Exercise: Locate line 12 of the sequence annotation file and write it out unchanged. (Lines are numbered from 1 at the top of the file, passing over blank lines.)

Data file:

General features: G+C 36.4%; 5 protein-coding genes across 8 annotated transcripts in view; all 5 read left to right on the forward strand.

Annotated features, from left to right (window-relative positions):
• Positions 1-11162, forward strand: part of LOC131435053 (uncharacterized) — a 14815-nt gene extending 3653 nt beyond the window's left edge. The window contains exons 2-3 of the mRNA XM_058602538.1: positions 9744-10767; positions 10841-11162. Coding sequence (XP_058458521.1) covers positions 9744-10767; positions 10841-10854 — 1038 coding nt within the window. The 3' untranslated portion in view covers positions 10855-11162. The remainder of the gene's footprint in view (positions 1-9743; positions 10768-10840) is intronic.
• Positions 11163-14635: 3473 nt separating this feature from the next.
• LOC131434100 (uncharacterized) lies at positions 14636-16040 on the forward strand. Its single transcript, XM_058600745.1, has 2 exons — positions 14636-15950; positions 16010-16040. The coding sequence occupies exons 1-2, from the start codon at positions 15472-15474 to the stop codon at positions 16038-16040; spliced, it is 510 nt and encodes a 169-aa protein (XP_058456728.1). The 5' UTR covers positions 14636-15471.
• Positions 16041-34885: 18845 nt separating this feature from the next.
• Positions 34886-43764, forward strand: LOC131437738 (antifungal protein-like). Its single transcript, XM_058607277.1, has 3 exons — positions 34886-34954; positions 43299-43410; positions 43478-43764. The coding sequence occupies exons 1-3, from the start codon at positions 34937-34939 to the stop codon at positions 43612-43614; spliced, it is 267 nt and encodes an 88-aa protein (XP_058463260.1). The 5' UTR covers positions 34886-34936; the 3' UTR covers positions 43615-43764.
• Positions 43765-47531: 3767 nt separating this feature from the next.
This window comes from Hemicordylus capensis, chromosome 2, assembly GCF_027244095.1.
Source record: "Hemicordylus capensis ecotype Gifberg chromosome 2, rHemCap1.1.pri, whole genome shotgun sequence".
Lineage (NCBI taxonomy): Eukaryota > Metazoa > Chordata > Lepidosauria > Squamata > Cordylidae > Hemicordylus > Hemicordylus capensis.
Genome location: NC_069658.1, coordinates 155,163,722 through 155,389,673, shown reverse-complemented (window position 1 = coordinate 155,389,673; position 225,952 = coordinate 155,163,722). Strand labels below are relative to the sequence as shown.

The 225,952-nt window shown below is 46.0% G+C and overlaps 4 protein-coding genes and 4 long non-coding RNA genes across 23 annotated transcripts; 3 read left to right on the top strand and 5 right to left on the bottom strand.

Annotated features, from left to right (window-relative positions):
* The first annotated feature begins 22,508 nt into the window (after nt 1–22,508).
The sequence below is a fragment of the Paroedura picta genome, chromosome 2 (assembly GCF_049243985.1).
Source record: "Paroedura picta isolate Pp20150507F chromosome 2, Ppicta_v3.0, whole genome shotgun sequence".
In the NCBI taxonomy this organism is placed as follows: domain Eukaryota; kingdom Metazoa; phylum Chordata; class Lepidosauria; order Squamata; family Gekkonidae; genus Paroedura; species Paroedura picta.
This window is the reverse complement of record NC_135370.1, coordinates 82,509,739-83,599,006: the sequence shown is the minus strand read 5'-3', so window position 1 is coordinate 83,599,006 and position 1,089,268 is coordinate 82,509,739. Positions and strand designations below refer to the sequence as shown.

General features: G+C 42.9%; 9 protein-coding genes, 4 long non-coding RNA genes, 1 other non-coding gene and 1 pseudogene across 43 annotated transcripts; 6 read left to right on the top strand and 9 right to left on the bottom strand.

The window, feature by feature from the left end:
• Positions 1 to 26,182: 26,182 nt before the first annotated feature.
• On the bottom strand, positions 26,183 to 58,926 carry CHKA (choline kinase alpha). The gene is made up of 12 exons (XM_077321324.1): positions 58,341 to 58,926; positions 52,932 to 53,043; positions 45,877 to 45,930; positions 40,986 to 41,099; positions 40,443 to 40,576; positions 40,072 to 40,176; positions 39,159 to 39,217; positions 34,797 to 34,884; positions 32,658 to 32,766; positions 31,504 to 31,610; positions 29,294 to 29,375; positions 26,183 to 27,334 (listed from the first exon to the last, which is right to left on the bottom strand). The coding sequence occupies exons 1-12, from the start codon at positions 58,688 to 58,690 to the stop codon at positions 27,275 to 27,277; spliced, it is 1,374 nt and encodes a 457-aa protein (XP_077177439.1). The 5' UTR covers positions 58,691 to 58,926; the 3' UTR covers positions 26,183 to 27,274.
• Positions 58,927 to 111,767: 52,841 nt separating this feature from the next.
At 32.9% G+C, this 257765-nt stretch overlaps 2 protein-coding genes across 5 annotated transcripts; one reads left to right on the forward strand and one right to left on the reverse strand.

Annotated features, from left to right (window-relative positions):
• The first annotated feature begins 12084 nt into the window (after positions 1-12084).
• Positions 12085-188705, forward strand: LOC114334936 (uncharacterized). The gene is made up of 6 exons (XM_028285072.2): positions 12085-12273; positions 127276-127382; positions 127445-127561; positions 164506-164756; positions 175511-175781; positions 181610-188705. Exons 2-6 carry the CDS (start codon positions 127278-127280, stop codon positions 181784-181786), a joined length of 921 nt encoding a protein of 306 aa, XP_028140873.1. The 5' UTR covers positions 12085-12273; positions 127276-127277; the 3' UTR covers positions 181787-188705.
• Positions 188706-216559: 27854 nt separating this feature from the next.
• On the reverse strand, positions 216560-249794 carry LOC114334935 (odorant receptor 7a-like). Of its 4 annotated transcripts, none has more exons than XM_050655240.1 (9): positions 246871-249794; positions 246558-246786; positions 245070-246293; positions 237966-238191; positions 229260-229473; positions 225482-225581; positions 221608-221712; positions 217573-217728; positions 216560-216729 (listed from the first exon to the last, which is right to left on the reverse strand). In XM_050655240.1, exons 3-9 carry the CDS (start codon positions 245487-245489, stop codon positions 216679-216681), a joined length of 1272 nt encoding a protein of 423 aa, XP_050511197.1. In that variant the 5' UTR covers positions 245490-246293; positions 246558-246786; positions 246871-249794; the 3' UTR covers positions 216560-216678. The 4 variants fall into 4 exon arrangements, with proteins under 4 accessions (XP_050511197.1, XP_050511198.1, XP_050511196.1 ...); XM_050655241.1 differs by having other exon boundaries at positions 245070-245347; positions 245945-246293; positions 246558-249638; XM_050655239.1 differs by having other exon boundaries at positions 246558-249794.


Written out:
Genome location: NC_069658.1, coordinates 155,163,722 through 155,389,673, shown reverse-complemented (window position 1 = coordinate 155,389,673; position 225,952 = coordinate 155,163,722). Strand labels below are relative to the sequence as shown.